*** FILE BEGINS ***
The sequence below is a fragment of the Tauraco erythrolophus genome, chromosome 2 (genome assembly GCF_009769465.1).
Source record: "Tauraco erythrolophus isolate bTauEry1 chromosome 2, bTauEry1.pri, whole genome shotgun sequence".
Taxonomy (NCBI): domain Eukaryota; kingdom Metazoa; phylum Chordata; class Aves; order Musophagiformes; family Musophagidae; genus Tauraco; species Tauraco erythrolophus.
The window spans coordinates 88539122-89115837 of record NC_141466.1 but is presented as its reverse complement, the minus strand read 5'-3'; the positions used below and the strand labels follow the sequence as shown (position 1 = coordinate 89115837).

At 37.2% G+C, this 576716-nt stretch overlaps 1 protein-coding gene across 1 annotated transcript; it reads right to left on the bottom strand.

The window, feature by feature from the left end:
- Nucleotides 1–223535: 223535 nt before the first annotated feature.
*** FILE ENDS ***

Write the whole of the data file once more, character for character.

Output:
The sequence below is a fragment of the Tauraco erythrolophus genome, chromosome 2 (genome assembly GCF_009769465.1).
Source record: "Tauraco erythrolophus isolate bTauEry1 chromosome 2, bTauEry1.pri, whole genome shotgun sequence".
Taxonomy (NCBI): domain Eukaryota; kingdom Metazoa; phylum Chordata; class Aves; order Musophagiformes; family Musophagidae; genus Tauraco; species Tauraco erythrolophus.
The window spans coordinates 88539122-89115837 of record NC_141466.1 but is presented as its reverse complement, the minus strand read 5'-3'; the positions used below and the strand labels follow the sequence as shown (position 1 = coordinate 89115837).

At 37.2% G+C, this 576716-nt stretch overlaps 1 protein-coding gene across 1 annotated transcript; it reads right to left on the bottom strand.

The window, feature by feature from the left end:
- Nucleotides 1–223535: 223535 nt before the first annotated feature.